"Ride with confidence and believe you can win and deserve to win with all the hard work and dedication." (Bruce to Joe the night before the Pescadero Road Race).
I always promised Dennis that if I win, I'll write the darn thing. I won yesterday's 55+ Cat 4 race at Pescadero so here it is:
The strategy was simple. Since my race would be grouped with the Cat 1-2-3's but scored separately, I would keep near the front in a combined field of about 70 riders and work hard to go with the leaders on the climbs. Work hard? You mean, bury yourself to stay with those animals. Their ages don't mean much when it comes to racing their bikes. I got over Haskins first go with the lead group of about 11 riders and noticed I was the only cat 4 rider present. So far so good! To my dismay though, a determined bunch eventually caught back on, including two cat 4's. Darn, won't be so easy after all. Second pass on Stage road was brutal for me, but I had to stay with the leaders, make it to Haskins before my competitors, then truly bury myself for the finish. I tried attacking a couple of times on the flat stretch of road to draw my competitors out of the pack, or maybe just sneak away. That didn't work as the others easily reeled me in. We were racing as a group after all. Jim (bless his soul and wisdom) came up to me, "Get back here, settle down, stop talking too and rest! Yikes, he's right! I expressed my anxiety of just wanting to get to Haskins and then launch. As we approached the final assault Jim moved to the front, ramped up the pace and I slipped in behind 3rd wheel. I knew what he was doing and it worked. How lucky I was to have an experienced and seasoned team mate in the race! We rounded the corner onto the final climb and I stepped on what little gas I had. I heard Jim shout out "go Joe!" Again, I was with the leaders but fell off their pace midway up the climb. Then the motorcycle ref pulled up along side and said, "Good job". "What's the gap to the nearest cat 4", I gasped. "Not huge, but plenty big enough." Having learned some very painful lessons this year getting nipped on the line, I didn't let up. I concentrated on the riders ahead trying to catch them. It worked.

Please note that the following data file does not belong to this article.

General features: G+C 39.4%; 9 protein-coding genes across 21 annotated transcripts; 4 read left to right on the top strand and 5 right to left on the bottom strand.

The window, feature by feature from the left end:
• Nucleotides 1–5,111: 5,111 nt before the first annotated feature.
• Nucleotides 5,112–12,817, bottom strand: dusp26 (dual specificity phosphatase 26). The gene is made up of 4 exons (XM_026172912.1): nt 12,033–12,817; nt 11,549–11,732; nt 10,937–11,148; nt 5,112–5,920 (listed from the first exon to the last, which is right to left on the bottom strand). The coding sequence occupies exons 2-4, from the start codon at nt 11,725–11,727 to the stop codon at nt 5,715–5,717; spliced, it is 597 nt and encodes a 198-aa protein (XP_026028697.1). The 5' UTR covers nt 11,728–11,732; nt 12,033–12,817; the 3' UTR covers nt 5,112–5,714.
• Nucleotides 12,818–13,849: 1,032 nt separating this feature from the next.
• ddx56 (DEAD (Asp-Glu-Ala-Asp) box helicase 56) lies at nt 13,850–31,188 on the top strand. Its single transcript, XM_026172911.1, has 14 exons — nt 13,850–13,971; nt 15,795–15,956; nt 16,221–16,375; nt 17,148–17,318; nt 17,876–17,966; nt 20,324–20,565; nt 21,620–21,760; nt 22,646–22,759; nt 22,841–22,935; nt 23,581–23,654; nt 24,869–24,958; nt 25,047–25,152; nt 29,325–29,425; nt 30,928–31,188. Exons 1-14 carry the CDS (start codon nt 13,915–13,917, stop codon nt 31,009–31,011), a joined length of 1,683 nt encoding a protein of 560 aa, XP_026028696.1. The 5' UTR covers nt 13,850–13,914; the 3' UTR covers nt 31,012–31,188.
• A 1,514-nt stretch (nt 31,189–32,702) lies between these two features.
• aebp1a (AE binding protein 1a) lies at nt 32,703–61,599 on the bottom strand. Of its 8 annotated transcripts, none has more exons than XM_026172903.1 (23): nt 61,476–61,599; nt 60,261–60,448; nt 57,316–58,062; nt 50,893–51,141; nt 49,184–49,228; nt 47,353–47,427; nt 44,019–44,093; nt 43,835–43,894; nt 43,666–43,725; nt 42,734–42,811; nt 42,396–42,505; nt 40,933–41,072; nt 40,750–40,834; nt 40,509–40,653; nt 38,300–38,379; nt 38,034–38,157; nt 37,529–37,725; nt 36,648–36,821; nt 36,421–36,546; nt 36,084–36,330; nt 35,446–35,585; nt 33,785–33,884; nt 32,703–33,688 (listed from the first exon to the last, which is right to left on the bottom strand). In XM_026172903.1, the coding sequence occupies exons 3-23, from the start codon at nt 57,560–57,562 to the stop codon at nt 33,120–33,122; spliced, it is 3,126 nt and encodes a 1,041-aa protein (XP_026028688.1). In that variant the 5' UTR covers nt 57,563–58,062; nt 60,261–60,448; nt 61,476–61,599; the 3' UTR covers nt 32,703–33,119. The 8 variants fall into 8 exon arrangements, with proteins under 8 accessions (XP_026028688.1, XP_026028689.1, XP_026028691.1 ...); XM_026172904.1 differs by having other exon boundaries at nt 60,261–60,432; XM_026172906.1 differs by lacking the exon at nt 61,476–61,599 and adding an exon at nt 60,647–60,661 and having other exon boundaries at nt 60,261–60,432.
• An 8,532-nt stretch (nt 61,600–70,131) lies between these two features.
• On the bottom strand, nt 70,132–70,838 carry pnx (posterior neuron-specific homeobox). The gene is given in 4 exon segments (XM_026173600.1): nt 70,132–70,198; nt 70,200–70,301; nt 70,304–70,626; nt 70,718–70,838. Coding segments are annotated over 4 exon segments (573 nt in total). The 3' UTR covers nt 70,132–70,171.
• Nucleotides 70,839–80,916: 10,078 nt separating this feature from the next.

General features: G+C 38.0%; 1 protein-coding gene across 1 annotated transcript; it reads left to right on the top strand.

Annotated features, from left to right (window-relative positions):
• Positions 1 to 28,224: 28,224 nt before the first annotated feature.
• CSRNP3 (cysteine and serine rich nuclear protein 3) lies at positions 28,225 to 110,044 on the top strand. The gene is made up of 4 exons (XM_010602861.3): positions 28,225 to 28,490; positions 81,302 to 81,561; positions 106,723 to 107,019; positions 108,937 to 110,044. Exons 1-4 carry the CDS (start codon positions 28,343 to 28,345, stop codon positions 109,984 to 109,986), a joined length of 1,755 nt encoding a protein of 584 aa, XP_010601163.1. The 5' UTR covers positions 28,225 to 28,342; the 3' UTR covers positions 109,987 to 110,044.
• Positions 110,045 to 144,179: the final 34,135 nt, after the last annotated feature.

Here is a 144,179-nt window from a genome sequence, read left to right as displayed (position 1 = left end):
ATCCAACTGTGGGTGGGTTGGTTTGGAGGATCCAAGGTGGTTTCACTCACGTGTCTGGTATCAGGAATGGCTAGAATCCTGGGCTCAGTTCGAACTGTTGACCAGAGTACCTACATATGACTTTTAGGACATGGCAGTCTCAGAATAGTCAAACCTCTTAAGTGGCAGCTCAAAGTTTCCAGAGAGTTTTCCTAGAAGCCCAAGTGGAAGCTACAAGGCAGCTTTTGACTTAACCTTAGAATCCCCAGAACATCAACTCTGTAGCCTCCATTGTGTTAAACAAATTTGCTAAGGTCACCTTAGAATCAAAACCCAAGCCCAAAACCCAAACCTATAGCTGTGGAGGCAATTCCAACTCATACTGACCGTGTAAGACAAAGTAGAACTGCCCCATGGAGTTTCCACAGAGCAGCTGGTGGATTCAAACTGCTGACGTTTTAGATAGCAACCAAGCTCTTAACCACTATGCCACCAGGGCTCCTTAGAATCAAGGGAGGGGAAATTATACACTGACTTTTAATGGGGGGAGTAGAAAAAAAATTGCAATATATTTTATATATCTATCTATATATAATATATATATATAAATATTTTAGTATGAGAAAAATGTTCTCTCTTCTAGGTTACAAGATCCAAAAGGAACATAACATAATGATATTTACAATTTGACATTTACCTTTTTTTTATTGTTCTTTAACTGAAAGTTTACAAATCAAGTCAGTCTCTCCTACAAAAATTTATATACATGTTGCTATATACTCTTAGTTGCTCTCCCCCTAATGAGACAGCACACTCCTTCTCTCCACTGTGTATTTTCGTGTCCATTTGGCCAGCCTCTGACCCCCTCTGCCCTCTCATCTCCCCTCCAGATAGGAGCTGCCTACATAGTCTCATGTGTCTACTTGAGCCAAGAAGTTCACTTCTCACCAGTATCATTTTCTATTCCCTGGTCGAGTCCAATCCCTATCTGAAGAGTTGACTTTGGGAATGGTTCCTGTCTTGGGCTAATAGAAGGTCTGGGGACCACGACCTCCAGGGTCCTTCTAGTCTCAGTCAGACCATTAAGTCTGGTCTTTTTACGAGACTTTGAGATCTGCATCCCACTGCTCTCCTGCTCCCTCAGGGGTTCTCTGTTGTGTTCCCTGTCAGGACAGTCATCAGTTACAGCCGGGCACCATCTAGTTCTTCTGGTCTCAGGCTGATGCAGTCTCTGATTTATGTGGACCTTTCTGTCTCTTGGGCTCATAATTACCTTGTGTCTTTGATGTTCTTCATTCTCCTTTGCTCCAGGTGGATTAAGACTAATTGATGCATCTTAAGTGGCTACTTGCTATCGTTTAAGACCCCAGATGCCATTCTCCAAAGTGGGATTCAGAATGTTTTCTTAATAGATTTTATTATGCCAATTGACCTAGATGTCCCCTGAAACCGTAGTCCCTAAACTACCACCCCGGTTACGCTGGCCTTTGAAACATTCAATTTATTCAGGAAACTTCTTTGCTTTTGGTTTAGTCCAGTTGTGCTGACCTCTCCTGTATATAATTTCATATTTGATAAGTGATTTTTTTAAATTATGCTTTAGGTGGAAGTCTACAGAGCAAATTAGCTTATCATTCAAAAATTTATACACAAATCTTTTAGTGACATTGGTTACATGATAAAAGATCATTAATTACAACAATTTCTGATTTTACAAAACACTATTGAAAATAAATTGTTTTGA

Big shout out to Jim Langley for his tremendous support in the race, both with his bike and his tactical wisdom and sensibility!